Building Up a Run-Down Cotton Plantation




Source of Digital Item

National Agricultural Library


This bulletin is an account of the progress made in three years in changing a run-down cotton plantation into a profitable stock and hay farm. The results obtained from the use of cowpeas and other leguminous crops in restoring the fertility of the land have exceeded the expectations of those in charge of the work. Not only have the crops yielded greater returns each year, but all the grain and hay necessary to feed 14 brood mares, 1 jack, 2 driving horses, 1 saddle horse, a varying number of mule colts, a cow and calf, and from 50 to 75 hogs has been raised and a considerable surplus of grain and hay sold each year.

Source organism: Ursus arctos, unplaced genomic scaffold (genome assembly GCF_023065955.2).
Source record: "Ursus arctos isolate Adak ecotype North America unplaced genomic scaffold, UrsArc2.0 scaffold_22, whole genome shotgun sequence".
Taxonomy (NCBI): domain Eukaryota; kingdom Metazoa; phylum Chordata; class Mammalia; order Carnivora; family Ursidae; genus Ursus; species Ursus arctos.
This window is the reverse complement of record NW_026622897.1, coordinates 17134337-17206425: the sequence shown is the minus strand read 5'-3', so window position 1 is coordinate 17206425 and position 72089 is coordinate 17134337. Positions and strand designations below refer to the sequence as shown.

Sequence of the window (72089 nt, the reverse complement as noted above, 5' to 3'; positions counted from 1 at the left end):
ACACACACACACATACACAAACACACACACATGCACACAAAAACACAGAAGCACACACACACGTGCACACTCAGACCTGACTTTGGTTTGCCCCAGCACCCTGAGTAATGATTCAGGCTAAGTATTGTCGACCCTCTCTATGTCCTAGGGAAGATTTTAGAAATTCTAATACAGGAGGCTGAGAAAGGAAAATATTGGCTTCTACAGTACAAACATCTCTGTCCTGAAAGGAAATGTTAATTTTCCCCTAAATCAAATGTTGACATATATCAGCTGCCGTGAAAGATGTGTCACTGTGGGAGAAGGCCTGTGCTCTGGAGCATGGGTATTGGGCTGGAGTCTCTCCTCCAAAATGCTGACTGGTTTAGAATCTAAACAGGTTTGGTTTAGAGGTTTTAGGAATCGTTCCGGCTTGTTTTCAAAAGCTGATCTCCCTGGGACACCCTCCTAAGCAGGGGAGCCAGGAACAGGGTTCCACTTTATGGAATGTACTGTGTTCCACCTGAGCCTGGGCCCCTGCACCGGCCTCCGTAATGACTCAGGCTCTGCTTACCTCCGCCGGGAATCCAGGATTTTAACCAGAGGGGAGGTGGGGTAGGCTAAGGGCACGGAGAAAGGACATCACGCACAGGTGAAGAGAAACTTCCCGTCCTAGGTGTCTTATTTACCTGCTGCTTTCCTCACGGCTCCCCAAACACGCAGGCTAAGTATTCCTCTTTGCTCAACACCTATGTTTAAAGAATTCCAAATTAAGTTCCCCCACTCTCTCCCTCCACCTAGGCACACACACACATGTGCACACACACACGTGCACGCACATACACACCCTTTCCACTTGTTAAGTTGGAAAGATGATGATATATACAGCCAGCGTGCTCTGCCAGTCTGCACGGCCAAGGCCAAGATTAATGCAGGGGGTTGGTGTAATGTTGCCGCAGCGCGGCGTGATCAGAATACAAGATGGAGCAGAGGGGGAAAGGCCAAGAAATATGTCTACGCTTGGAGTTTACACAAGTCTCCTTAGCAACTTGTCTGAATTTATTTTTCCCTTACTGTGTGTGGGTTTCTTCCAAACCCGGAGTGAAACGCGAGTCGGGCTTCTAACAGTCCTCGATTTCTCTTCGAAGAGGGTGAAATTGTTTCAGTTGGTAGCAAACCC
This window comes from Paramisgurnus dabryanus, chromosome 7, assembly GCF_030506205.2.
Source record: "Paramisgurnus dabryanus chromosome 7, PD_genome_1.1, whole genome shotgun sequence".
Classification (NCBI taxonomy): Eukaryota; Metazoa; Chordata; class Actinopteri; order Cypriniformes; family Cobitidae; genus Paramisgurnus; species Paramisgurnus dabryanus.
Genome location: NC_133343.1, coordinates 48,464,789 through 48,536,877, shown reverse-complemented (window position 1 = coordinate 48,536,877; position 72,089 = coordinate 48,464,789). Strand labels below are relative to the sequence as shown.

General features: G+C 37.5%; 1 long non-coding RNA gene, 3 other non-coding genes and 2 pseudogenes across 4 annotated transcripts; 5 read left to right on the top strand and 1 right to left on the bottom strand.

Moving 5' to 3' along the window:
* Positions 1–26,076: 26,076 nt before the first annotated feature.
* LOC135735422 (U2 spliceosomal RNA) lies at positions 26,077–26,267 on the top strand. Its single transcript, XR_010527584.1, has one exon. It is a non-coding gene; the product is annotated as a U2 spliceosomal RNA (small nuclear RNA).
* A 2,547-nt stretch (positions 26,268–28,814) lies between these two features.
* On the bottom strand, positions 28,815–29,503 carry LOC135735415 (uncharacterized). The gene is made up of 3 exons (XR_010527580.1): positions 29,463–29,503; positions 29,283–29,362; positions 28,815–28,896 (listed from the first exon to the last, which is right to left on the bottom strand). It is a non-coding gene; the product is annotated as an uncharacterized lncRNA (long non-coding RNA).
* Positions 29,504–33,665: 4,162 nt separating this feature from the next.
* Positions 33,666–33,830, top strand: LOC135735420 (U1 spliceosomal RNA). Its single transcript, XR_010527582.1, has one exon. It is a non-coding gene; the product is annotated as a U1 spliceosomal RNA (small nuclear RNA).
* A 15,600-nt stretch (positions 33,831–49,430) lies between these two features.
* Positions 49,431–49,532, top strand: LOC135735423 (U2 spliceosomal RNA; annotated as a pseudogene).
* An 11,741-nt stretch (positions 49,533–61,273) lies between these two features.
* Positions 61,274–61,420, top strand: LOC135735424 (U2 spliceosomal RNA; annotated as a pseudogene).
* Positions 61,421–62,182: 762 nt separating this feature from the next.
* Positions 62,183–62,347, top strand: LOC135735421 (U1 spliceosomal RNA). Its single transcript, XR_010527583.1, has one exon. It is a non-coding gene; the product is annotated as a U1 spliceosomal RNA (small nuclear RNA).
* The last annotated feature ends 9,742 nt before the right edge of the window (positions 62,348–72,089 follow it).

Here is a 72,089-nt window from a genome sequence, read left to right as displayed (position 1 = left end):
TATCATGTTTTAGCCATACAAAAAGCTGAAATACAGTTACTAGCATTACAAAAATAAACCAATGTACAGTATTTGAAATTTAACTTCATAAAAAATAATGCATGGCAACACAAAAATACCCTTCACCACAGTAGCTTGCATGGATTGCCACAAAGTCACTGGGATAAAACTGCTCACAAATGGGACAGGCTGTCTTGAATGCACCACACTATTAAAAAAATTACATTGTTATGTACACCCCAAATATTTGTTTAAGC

However, it is only fair to state that all of the credit for this increased production is not due to the legumes alone, because at the start an entirely new system of farming was put into operation; modern implements took the place of the old ones, the land was plowed deeper, better drainage established, improved seed introduced, and better methods of cultivation practiced, each doubtless contributing something to the general improvement.


Building Up a Run-Down Cotton Plantation


U.S. Department of Agriculture